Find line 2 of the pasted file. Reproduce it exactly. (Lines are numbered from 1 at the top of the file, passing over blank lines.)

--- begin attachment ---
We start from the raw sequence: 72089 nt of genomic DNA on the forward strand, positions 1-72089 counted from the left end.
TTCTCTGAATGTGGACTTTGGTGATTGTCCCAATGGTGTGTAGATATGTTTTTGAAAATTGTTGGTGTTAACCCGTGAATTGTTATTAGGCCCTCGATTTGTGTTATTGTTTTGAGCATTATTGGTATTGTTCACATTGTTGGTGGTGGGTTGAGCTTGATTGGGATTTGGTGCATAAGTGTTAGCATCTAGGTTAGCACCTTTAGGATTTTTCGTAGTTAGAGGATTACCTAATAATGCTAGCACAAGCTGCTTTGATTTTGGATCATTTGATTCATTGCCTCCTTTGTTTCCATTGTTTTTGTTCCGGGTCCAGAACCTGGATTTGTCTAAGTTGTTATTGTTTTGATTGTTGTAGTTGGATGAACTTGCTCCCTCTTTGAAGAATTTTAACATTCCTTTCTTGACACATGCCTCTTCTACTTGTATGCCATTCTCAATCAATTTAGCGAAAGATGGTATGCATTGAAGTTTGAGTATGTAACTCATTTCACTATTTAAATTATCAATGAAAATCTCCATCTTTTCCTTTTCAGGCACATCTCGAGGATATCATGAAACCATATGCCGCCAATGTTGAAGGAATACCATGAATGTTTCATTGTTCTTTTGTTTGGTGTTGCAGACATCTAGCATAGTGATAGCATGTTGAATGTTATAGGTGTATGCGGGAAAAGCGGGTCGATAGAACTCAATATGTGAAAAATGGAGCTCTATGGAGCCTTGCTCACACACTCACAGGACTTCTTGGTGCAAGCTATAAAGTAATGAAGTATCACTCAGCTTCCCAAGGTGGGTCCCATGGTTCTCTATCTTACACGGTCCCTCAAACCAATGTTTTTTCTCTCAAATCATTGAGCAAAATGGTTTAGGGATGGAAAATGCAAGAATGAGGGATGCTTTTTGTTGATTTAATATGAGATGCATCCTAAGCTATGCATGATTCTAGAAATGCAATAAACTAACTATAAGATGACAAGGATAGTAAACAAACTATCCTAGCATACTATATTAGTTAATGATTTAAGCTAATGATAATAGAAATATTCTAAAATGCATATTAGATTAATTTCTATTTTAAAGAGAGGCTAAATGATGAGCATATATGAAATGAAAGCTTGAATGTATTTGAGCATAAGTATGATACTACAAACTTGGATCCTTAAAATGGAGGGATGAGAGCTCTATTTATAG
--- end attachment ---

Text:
TTCTCTGAATGTGGACTTTGGTGATTGTCCCAATGGTGTGTAGATATGTTTTTGAAAATTGTTGGTGTTAACCCGTGAATTGTTATTAGGCCCTCGATTTGTGTTATTGTTTTGAGCATTATTGGTATTGTTCACATTGTTGGTGGTGGGTTGAGCTTGATTGGGATTTGGTGCATAAGTGTTAGCATCTAGGTTAGCACCTTTAGGATTTTTCGTAGTTAGAGGATTACCTAATAATGCTAGCACAAGCTGCTTTGATTTTGGATCATTTGATTCATTGCCTCCTTTGTTTCCATTGTTTTTGTTCCGGGTCCAGAACCTGGATTTGTCTAAGTTGTTATTGTTTTGATTGTTGTAGTTGGATGAACTTGCTCCCTCTTTGAAGAATTTTAACATTCCTTTCTTGACACATGCCTCTTCTACTTGTATGCCATTCTCAATCAATTTAGCGAAAGATGGTATGCATTGAAGTTTGAGTATGTAACTCATTTCACTATTTAAATTATCAATGAAAATCTCCATCTTTTCCTTTTCAGGCACATCTCGAGGATATCATGAAACCATATGCCGCCAATGTTGAAGGAATACCATGAATGTTTCATTGTTCTTTTGTTTGGTGTTGCAGACATCTAGCATAGTGATAGCATGTTGAATGTTATAGGTGTATGCGGGAAAAGCGGGTCGATAGAACTCAATATGTGAAAAATGGAGCTCTATGGAGCCTTGCTCACACACTCACAGGACTTCTTGGTGCAAGCTATAAAGTAATGAAGTATCACTCAGCTTCCCAAGGTGGGTCCCATGGTTCTCTATCTTACACGGTCCCTCAAACCAATGTTTTTTCTCTCAAATCATTGAGCAAAATGGTTTAGGGATGGAAAATGCAAGAATGAGGGATGCTTTTTGTTGATTTAATATGAGATGCATCCTAAGCTATGCATGATTCTAGAAATGCAATAAACTAACTATAAGATGACAAGGATAGTAAACAAACTATCCTAGCATACTATATTAGTTAATGATTTAAGCTAATGATAATAGAAATATTCTAAAATGCATATTAGATTAATTTCTATTTTAAAGAGAGGCTAAATGATGAGCATATATGAAATGAAAGCTTGAATGTATTTGAGCATAAGTATGATACTACAAACTTGGATCCTTAAAATGGAGGGATGAGAGCTCTATTTATAG